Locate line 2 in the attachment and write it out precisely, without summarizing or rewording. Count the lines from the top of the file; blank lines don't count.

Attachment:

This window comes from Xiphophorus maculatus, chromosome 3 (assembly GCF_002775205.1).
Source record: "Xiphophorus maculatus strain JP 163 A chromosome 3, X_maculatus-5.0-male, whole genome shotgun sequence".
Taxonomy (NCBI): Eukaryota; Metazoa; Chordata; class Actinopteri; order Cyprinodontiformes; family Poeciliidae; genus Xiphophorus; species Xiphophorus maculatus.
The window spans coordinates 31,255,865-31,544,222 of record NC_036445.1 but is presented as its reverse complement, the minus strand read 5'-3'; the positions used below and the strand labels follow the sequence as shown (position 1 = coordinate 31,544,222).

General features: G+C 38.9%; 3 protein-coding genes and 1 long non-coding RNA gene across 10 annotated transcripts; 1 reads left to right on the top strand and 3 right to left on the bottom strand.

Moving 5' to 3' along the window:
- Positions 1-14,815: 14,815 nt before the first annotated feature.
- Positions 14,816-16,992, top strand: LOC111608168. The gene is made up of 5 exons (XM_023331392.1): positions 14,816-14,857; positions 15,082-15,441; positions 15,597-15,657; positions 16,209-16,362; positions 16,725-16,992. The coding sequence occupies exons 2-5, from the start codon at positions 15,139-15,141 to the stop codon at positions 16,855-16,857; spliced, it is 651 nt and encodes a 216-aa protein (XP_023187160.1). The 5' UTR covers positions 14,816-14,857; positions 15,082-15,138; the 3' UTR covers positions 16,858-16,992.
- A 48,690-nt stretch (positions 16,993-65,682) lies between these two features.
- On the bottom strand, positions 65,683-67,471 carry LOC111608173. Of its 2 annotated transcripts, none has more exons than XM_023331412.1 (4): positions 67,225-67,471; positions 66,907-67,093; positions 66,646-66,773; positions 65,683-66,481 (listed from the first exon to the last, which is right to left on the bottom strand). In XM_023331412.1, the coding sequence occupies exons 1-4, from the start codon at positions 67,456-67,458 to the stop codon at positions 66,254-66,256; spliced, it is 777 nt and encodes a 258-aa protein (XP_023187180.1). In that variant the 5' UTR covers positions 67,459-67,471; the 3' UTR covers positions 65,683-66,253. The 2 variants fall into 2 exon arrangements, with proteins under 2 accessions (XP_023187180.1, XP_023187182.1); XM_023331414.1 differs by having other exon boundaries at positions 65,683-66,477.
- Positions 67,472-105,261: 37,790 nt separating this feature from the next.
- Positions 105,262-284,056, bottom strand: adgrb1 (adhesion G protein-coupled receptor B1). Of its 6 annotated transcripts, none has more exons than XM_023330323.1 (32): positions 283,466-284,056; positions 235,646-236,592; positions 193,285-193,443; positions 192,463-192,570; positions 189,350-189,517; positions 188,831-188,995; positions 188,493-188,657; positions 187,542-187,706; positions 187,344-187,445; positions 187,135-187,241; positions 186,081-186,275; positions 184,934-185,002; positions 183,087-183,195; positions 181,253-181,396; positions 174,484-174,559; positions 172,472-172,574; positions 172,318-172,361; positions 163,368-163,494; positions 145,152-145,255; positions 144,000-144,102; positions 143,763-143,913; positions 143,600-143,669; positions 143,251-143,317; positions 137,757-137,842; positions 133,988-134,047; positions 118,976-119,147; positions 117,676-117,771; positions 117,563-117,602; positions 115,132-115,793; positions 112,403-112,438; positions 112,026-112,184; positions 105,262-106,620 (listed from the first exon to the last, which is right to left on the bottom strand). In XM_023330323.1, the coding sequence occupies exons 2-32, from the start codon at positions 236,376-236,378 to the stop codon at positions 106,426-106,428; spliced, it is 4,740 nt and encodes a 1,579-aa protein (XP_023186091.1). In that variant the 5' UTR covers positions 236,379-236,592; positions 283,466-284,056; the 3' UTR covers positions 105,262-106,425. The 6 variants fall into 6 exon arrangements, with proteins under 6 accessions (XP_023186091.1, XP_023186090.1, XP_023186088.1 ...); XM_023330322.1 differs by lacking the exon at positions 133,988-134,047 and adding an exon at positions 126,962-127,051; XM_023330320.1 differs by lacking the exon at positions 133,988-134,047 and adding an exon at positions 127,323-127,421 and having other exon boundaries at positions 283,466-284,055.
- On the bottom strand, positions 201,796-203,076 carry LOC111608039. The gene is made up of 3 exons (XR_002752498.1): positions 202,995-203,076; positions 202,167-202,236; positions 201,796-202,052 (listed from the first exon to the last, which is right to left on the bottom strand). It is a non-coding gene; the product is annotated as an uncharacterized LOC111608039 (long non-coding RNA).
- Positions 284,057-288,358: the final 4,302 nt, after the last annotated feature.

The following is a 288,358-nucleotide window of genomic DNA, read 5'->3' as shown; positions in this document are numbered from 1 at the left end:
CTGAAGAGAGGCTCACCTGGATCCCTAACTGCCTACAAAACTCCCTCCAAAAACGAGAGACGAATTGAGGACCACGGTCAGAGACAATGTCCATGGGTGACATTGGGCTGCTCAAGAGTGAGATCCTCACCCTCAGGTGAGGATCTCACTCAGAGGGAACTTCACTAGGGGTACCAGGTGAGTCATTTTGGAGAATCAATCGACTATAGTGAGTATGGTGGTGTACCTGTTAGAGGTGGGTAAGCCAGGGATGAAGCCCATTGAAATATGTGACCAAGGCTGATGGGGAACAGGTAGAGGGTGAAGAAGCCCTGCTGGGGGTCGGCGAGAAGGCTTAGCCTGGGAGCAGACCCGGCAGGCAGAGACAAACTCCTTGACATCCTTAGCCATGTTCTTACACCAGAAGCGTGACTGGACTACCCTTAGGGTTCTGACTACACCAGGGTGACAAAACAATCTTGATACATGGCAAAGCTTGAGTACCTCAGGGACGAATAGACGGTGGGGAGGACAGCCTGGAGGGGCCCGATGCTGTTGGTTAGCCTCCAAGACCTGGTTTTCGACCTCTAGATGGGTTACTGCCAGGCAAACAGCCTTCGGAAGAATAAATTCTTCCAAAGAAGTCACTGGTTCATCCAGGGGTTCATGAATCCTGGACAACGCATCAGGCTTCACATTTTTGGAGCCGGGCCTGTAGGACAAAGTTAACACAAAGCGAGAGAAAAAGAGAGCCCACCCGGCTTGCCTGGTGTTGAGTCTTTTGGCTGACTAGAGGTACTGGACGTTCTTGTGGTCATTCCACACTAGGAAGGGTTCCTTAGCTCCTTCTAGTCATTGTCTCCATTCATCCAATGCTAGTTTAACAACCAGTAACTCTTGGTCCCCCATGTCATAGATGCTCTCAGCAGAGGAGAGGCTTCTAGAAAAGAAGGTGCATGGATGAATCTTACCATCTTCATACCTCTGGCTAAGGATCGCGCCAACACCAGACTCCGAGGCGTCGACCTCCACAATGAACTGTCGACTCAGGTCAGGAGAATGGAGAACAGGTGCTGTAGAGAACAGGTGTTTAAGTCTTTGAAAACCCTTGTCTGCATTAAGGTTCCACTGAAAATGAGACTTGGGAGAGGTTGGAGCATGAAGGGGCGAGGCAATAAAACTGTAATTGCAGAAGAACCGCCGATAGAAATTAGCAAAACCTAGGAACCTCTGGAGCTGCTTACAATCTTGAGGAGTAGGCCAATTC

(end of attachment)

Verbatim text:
Source record: "Xiphophorus maculatus strain JP 163 A chromosome 3, X_maculatus-5.0-male, whole genome shotgun sequence".